By Dr. Mallika Marshall

BOSTON (CBS) – This back to school season is particularly stressful for many children. In addition to the normal jitters kids get, they have so many other things to think about this year with the coronavirus pandemic and all the changes it brings.

Children might be worried they will get sick or make their family members sick. They may be afraid to leave home and their parents. They may worry about failing to follow the new school rules like wearing masks and keeping a safe distance from others.

Their schedules could change at a moment’s notice depending on the newest guidelines. They may worry they won’t succeed academically, either in class or virtually at home. And they may be sad about missing out on activities like sports and school performances. All of these things and more could be weighing heavy on your child’s mind, no matter their age or grade.

What can parents do to minimize their kids’ stress?

The first thing you can do is manage your own stress and anxiety. If you are constantly worried, fearful, or pessimistic, your kids are more likely to be the same. So do what you can to project a sense of calm and confidence as you prepare your kids for the year ahead.

Ask your children what worries them and validate how they’re feeling.

“It’s okay to feel nervous or scared.”

“It’s okay to feel disappointed that you can’t play sports or play in the school band.”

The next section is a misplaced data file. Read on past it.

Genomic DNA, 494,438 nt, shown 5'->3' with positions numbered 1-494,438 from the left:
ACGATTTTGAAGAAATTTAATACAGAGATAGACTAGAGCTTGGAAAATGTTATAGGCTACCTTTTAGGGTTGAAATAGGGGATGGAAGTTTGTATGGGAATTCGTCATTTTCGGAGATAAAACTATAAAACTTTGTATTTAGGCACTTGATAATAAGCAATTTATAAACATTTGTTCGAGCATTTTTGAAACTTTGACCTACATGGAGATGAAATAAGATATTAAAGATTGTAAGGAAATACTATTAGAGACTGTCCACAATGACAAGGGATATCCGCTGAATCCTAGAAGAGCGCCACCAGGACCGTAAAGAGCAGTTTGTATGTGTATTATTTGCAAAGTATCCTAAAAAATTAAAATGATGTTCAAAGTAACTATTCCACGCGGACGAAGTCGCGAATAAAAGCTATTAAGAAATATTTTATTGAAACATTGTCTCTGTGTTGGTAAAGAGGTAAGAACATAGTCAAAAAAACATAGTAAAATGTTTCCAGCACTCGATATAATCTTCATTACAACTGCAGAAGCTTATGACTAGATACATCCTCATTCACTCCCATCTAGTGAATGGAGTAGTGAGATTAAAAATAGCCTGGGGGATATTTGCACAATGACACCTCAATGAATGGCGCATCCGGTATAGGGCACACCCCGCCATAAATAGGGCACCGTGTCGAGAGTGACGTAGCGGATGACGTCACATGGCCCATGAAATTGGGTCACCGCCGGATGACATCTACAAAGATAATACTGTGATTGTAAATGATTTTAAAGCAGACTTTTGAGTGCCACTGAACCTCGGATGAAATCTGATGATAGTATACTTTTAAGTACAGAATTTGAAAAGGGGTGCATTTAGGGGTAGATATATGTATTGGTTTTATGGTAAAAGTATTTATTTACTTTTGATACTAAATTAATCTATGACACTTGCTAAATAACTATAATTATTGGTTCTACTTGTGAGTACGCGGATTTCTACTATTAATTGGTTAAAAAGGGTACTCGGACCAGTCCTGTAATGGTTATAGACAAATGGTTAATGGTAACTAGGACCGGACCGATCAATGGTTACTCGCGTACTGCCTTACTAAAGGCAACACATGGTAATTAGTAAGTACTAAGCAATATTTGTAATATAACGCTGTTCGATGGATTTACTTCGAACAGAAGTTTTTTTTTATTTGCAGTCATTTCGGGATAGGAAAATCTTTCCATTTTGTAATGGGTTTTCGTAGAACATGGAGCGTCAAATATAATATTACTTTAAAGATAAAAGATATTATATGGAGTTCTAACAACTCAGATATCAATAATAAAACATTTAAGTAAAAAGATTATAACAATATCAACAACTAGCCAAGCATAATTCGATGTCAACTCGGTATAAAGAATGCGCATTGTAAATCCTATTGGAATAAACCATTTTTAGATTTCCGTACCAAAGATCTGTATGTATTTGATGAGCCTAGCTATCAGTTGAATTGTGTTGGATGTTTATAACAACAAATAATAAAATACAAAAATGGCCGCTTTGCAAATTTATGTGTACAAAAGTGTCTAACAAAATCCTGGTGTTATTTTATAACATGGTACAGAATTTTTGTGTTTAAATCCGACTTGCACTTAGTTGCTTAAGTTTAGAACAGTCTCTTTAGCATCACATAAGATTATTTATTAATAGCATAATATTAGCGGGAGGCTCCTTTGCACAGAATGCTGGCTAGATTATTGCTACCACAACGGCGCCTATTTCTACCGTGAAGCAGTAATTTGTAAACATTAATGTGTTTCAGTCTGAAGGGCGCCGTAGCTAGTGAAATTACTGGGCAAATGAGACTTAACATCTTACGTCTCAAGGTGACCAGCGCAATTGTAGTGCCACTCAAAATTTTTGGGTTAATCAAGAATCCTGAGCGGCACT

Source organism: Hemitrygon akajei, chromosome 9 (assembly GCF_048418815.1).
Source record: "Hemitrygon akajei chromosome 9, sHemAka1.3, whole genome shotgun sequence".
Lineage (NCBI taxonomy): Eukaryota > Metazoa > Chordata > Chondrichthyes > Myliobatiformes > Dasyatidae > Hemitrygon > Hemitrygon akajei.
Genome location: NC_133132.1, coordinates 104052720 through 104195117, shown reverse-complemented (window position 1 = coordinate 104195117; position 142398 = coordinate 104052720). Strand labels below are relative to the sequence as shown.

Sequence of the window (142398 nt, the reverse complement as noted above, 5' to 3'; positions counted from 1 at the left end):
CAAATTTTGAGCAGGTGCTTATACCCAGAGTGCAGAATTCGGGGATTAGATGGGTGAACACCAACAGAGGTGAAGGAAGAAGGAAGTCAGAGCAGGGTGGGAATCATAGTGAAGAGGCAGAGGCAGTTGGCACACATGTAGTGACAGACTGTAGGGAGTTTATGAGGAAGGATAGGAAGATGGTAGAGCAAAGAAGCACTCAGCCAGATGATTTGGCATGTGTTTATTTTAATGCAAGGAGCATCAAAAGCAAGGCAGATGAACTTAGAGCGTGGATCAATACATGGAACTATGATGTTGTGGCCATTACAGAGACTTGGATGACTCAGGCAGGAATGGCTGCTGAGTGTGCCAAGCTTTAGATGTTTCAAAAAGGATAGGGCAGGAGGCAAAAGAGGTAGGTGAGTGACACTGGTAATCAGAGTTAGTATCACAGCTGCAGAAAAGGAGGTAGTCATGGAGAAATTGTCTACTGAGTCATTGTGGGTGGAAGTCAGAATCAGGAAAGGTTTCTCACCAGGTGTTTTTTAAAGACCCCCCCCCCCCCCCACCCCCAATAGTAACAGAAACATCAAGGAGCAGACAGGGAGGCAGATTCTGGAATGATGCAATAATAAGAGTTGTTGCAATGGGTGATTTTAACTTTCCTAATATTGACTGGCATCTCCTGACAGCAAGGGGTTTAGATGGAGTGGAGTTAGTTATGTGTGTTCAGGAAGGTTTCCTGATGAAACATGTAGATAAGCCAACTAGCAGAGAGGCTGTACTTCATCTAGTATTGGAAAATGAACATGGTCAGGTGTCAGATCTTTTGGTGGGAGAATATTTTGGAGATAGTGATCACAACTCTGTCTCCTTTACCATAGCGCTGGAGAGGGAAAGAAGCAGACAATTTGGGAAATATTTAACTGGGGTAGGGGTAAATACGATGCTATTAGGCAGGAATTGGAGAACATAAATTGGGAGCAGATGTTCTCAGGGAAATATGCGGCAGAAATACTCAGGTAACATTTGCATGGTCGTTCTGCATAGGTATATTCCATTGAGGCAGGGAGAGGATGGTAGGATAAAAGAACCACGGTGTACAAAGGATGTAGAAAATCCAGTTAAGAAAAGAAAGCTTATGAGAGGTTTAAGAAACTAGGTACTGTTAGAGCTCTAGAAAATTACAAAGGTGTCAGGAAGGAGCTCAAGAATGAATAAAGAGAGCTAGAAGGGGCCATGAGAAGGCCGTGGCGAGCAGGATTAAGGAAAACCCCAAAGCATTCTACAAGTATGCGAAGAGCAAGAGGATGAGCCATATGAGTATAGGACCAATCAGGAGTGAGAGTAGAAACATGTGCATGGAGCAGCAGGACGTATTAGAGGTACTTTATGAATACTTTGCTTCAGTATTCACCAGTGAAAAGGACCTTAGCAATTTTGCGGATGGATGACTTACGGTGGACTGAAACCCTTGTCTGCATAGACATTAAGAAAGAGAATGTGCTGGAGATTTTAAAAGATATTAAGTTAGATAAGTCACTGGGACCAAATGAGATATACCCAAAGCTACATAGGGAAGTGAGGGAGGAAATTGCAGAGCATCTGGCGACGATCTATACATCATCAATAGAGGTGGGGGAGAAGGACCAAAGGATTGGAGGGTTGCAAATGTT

Don’t dwell on the difficulties this school year will present

Instead of what is out of their control, help children focus on what they can control, like wearing masks, socially distancing, and washing their hands.

Prepare your kids for possible changes, like having to move from an in-person to a fully virtual schedule. If they know what to expect in advance, they’re less likely to feel overwhelmed.

What can you do to keep them connected?

Try to find ways to get kids together, either in small socially distanced groups or online through virtual playdates or extracurricular activities. Also, plan activities that you can do with your children at home or outside. Make sure they get plenty of physical activity, which is not only good for their physical health, but their mental health as well.

How can you tell if your child is not coping well?

Signs of anxiety or depression include irritability, sadness or crying, problems sleeping, a decreased appetite, a lack of energy, physical complaints like belly pain, headaches, or dizziness, and even a refusal to go to school.

If you notice any of these symptoms in your children, sit down and talk to them to find out what’s bothering them. Reach out to their teachers or school counselors. And of course, call their pediatrician for more advice.

Dr. Mallika Marshall

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